Italy’s economy (the Eurozone’s third largest) has been especially vulnerable since a new coalition government came to power, causing concern in EU and global markets. Thankfully, populist 5-Star Movement and far-right League representatives reached an amicable agreement on key economic leadership at a government summit on Friday, July 20. They appointed Fabrizio Palermo as leader of state bank Cassa Depositi e Prestiti (CDP) and Alessandro Rivera as director-general of the Treasury. These nominations were made official on Wednesday.
Owned by the Treasury, the CDP plays an important role in corporate politics and is often consulted when national strategic interests are at stake. CDP also controls a number of companies, including Italy’s national oil corporation, Eni, and postal service, Poste Italiane. These positions carry great influence over the economy, and the country’s leaders hope this will remove friction and instill investor confidence.
A Delicate Undertaking
While the Italian economy has been largely revived, following an economic crisis that plagued the European continent the past decade, the country still ranks among the Member States with the largest debt (2.3 trillion euros) in the European Union. Italy has also been facing double-digit unemployment rates and low incomes for the last several years, despite moderate progress in job creation over the past several months. However, the political uncertainty that surrounded the forming of the country’s new government only fueled the fire on some of these hot-button topics. The bond market suffered much higher borrowing costs, which indicated to the market that federal Italian debt was not as safe of an investment as could be. Investors were shy to participate under such contentious governmental conditions.
However, when the new coalition government came to power on June 1, they called for massive overhauls to economic management, including flat taxes, employment stimulus, streamlined foreign investment systems, and universal basic income. New CDP leader, Palermo, and director-general of the Treasury, Rivera, will work diligently to walk the line between following the government’s agenda and continuing to stimulate economic growth, while maintaining the interests of the bloc. Palermo currently serves as the chief financial officer at CDP and Rivera leads the financial sector policy and legal affairs department at the Treasury. Thus, both are quite familiar with such important undertakings.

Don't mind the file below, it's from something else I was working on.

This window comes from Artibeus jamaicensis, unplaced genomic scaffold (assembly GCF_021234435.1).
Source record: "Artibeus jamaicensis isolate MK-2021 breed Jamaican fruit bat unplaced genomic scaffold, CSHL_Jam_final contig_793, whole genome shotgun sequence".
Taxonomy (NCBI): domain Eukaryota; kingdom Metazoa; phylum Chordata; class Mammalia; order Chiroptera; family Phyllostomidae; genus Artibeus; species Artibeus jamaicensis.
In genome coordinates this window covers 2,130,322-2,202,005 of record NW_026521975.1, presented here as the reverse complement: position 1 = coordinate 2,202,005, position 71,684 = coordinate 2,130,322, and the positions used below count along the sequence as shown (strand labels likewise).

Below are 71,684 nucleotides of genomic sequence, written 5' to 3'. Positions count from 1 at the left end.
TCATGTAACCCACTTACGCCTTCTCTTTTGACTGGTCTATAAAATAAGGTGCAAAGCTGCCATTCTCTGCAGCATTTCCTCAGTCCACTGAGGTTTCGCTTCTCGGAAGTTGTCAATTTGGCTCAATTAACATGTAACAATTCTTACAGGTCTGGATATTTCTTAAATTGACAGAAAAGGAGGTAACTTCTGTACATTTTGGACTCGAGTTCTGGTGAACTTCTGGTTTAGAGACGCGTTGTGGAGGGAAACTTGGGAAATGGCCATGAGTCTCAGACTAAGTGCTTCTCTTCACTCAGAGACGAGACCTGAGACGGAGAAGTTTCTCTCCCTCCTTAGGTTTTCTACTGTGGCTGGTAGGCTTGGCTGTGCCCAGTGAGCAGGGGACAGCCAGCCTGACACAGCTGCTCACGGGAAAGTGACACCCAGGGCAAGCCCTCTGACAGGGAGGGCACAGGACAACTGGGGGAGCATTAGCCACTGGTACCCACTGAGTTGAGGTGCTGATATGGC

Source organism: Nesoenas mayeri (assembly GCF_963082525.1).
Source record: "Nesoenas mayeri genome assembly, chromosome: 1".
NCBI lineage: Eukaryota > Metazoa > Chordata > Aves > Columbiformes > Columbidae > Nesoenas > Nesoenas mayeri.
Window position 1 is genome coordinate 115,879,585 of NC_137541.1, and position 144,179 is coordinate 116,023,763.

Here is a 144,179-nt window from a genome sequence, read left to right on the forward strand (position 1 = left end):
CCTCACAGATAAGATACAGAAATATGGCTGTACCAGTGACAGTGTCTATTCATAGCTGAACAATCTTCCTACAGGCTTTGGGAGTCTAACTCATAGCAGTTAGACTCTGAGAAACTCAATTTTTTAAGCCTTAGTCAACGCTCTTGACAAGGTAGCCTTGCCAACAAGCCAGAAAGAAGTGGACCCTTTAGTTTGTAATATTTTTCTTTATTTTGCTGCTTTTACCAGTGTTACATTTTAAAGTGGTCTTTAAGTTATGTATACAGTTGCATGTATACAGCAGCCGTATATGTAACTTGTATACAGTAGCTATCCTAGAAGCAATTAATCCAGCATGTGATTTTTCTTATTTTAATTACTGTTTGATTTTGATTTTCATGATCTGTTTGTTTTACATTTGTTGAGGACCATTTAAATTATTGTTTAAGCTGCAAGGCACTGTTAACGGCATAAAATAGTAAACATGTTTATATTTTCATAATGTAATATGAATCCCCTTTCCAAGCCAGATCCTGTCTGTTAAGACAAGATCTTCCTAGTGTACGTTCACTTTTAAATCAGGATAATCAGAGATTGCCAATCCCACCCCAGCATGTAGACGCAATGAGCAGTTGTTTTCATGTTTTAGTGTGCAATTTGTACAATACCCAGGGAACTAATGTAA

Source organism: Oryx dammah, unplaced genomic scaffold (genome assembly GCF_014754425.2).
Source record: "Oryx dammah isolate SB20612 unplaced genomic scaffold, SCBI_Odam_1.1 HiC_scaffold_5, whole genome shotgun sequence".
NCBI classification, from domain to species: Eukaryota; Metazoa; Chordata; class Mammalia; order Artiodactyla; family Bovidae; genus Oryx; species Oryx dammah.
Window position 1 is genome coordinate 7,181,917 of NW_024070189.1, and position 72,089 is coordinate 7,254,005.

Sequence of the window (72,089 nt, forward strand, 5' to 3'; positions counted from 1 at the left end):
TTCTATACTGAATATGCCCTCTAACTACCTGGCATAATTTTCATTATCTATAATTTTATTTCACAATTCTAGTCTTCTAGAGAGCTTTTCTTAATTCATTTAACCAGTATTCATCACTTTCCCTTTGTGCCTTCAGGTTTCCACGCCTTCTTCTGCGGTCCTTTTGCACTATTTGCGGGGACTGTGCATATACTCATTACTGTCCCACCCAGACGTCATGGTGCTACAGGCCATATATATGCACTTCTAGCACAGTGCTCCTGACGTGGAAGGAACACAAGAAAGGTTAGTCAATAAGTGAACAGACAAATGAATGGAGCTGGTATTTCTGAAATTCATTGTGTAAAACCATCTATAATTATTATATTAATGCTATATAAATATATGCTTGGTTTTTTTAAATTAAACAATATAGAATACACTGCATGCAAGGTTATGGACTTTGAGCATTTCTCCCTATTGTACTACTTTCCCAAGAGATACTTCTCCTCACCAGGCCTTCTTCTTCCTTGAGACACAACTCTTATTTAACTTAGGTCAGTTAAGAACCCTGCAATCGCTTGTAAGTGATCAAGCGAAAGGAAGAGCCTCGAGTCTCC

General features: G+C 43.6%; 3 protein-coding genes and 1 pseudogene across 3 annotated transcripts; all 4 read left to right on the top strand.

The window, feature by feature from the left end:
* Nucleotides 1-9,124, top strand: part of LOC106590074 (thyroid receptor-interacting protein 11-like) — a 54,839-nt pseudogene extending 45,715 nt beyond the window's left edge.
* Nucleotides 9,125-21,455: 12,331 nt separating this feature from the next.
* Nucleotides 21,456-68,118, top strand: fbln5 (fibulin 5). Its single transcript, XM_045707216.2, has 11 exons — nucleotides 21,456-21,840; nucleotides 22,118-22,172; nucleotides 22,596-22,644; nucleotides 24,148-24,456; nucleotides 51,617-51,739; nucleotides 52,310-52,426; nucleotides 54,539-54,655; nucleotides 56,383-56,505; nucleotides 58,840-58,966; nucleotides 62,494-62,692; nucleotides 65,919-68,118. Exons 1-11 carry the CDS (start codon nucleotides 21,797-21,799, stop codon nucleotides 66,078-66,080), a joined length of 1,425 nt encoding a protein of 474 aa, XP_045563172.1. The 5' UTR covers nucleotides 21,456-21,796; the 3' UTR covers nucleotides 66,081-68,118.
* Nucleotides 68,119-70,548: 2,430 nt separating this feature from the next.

Luckily, Italy’s new government has proved less radical than originally projected. Early indicators like lower unemployment rates show strong potential for this unconventional partnership to follow through on their promises of economic growth.
More and more, it seems that the dual-party country is really made up of three parties: the Five Star Movement, The League, and the one-man “party” of Finance Minister Giovanni Tria, a former economics professor and leader of the most moderate wing of the majority. This is especially true when it comes to matters of the economy. In fact, Tria is largely considered to be a stabilising and financially responsible force in a more radical government. That being said, both 5-Star and League officials have expressed concern that Tria may not be willing to concede.
On Sunday, two days after the appointments were released, Tria confirmed that his aim is to “maintain market confidence and avoid instability”. Deputy Prime Ministers Luigi Di Maio squashed rumours that he asked for Tria to resign over their differences. Salvini mirrored Di Maio’s sentiment, adding that he’s “extremely happy” for what they’ve accomplished in the past 50 days together. Though the bond market has recovered from the reactionary hiccup, rates are still higher than financial leaders would like.
What’s Next for the Italian Economy
Among Palermo’s and Rivera’s first tasks will be to decide whether to renationalise the struggling national airline, Alitalia. They will also be working closely with Di Maio on economic development strategies. Though international investors are concerned about the market, these appointments suggest that Italian leaders are working together to find solutions. They also highlight that the country’s new economy is moving in the right direction.
In an interview with the Washington Post published this week, Tria reiterated his message that Italy remains committed to the European Union. As one of the founding countries in the bloc, Italy not only “belongs to the EU, but has been and still is central to it.” Despite some of the coalition’s previous stances leading up to the election, Tria urged that there are no discussions about leaving the E.U. or the Eurozone. He also insisted that all financial reforms respect the limit of the national deficit while working toward the goal of decreasing debt-to-GDP ratio.
In the coming weeks, the government will also appoint other top leaders, like that of Radiotelevisione Italiana, the national public broadcasting company, and Ferrovie dello Stato, the state-owned railway group that’s facing major changes. The administration is set to deliver details of its first budget in September.